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Over at OTB, James has noted that TV watching just isn’t the same. He notes an AdAge article:

Just because your favorite dramas and comedies are back on the air after the writers strike doesn’t mean you’re necessarily watching them. A preliminary look at ratings of returning programs on the big broadcast networks reveals that the “majority of original programming has failed to return to its pre-strike levels among key demos,” according to Havas media-buying shop MPG. The firm found that audiences are “coming back to some of the shows, but not most of them,” said Nina Kanter, VP-director of communications analysis at MPG.


There are legitimate reasons for the ratings declines. Some shows have seen their competition alter as networks rearrange their schedules. CBS’s “NCIS” and “Criminal Minds” now face Fox’s “American Idol,” for instance. Because most networks put the bulk of their marketing spending into promos that run on their own air, it’s quite possible that TV audiences, turned off by repeats and strike-replacement programming, didn’t get those messages, according to MPG’s analysis.

Some returning shows are doing well. NBC’s “The Office” and “Scrubs” have demonstrated improved post-strike ratings, MPG said, though both have aired without regular competitor “Grey’s Anatomy” on the air. CBS’s “How I Met Your Mother” also posted ratings gains compared to its pre-strike performance, but the sitcom may also have benefited from a guest appearance by singer Britney Spears.

Says James:

It may just be that the traditional model has been overtaken by events, with the strike-forced hiatus helping push trends along.

I suppose it to go far deeper than this. The way we were watching TV was a habit. if viewers are not rushing back to their sets then perhaps the shows they were watching were successful not because they were GOOD, particularly, anymore, but because it was an ingrained habit. A habit which got broken for them by the strike. People have found other ways to spend their time.

Look, let’s be honest; Commercial TV, particularly the big three, have been coasting for a long while, and so too have the writers of the shows that they transmit. When the people paying the newly inflated writers fees look at all of this, one wonders if they’ll consider that they made a bad bargain in the agreement with the writer’s unions.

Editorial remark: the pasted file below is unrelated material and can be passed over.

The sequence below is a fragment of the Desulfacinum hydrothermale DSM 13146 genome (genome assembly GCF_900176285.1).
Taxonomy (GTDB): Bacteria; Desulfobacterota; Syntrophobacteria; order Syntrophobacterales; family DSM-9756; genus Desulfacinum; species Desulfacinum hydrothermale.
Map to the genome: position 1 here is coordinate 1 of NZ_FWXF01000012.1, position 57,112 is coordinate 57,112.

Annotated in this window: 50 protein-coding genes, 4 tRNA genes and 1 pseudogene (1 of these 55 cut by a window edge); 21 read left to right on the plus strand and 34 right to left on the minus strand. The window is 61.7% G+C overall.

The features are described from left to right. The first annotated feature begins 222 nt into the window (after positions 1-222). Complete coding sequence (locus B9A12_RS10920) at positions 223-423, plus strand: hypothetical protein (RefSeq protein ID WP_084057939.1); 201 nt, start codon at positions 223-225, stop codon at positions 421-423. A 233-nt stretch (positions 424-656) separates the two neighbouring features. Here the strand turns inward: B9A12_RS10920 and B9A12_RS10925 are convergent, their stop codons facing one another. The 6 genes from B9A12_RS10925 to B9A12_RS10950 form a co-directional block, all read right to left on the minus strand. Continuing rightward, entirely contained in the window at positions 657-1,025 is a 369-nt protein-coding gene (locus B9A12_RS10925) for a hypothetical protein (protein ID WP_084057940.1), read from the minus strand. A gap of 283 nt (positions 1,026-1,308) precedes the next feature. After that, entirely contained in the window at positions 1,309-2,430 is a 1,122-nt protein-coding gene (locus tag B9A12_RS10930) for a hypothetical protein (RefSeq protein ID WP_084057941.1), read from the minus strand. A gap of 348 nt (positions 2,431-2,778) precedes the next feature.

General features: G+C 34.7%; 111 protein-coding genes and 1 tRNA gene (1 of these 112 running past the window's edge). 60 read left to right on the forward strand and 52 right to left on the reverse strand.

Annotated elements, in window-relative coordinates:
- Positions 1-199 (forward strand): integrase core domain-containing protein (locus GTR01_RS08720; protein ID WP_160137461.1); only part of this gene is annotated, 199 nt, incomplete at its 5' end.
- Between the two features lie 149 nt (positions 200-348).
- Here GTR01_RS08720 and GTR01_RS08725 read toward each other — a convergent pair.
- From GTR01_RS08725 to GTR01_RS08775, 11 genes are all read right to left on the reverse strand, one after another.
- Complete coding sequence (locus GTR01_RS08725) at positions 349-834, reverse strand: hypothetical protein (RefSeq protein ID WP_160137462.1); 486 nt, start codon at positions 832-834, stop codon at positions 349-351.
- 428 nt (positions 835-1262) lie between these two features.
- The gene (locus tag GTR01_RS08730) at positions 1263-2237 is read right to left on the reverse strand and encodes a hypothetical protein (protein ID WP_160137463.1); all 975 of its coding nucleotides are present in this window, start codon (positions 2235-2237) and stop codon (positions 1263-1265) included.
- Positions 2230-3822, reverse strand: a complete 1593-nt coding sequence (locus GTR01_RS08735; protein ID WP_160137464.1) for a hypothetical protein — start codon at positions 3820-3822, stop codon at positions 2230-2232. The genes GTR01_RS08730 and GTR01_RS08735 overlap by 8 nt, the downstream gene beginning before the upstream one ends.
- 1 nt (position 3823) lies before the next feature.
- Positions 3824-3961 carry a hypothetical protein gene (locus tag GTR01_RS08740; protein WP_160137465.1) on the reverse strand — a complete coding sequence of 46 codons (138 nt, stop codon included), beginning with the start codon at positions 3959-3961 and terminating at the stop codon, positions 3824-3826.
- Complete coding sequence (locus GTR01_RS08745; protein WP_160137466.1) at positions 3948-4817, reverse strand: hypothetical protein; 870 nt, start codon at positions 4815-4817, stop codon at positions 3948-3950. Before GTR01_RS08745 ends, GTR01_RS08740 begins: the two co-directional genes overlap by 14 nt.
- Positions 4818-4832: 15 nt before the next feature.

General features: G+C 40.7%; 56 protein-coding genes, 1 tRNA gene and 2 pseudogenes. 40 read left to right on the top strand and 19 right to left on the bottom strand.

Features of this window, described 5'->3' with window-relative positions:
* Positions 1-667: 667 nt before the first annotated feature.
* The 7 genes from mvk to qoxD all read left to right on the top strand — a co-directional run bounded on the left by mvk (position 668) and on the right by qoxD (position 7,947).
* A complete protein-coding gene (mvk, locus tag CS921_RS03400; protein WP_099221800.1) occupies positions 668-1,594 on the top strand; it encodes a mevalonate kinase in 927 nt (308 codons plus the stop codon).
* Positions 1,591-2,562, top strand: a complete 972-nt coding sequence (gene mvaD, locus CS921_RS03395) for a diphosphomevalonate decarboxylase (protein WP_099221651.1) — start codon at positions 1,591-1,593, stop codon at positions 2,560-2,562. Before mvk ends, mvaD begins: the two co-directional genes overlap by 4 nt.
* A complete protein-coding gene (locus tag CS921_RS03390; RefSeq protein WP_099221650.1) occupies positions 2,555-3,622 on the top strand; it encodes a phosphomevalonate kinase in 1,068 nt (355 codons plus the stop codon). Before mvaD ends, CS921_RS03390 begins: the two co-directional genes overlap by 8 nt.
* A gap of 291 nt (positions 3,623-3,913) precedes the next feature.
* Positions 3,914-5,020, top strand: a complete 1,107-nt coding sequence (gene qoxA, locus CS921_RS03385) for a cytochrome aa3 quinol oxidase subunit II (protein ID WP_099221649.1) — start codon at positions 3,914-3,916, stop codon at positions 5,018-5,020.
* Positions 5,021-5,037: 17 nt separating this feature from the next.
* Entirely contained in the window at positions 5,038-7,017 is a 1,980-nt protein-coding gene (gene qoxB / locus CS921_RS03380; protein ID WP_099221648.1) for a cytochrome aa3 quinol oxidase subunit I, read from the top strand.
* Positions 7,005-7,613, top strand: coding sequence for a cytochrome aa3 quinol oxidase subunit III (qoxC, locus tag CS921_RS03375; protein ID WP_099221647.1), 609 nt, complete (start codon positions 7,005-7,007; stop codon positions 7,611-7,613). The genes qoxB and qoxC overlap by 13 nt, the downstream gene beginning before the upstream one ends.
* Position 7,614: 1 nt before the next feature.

But is there something deeper, going on here? I think so, … something as regards unions… and it’s something we’d better figure out quickly.

Certainly, the union movement as a whole didn’t do itself any favors with this writer’s strike. It is they, and not the entertainment companies that got the blame for TV shows going missing for an extended period. They’re not exactly winning the popularity contest. There’s a lot of viewer resentment, directed at the Unions and their members. It’s a major reason for the drop-off in veiwers.

So what did demands for more money gain the writers? Viewership has dropped in dramatic fashion. Their audience has been cut by half, and much of what is left is annoyed with them. So what they’re getting, now is a bigger percentage of a far smaller pie. A pie which is not likely to start growing, again, given the number of customers….(read that, viewers) they’ve succeeded in alienating. Where did the viewers go? These people simply found other ways to spend their time, once the Unions were successful in ruining the gravy train that modern Television shows have become.

Here’s the basic that most unions won’t bother even thinking about, much less telling you:

Unions are based on the idea that there is no such thing as competition. That, for example, if the prices go up at American car makers, that the car buyer won’t have any choices to avoid those higher costs. Now, you’d think they’d have learned the lesson from the Japanese. But, no; they keep playing this like they’re the only game in town.. and they invariably feign shock when people walk across the street to deal with Honda, or whoever. Indeed, the little secret to the success of Japan, Korea, and so on, is directly attributable to the American Auto unions. The unions drove American car buyers directly to the waiting arms of the Japanese, the Germans, the Koreans, and whoever else, and have bankrupted the American companies they’ve been claiming to be in partnership with, costing many

In much the same way, the writer’s unions have been successful at burning down the television industry. Disaffected customers simply take their time elsewhere.

And so it goes… Every single place where unions come into the picture, the ultimate failure of the business is an eventuality.

Name any major league sport you’d care to. Tell me, for example how the average family of four can afford to pay for the tickets to go to an NFL game. Why are they so expensive? Unions. Many teams are being pushed to the very edge of moving, because of salary demands from the Unions. They will cease to exist.

The one industry… and I hesitate to use the word in this context… which isn’t failing as a result of Union involvement… the one bright spot for Unions… the one place where membership isn’t falling off, and the one place they’re getting what they consider to be proper recognition… is Government. Then again, government is the one place where competition isn’t allowed. Still, the added costs that unions invoke, are always there. No biggie, of course… in the case of government, it’s simplicity itself to raise taxes to cover these added costs. (No wonder the Democrats are in the pockets of the Unions!)

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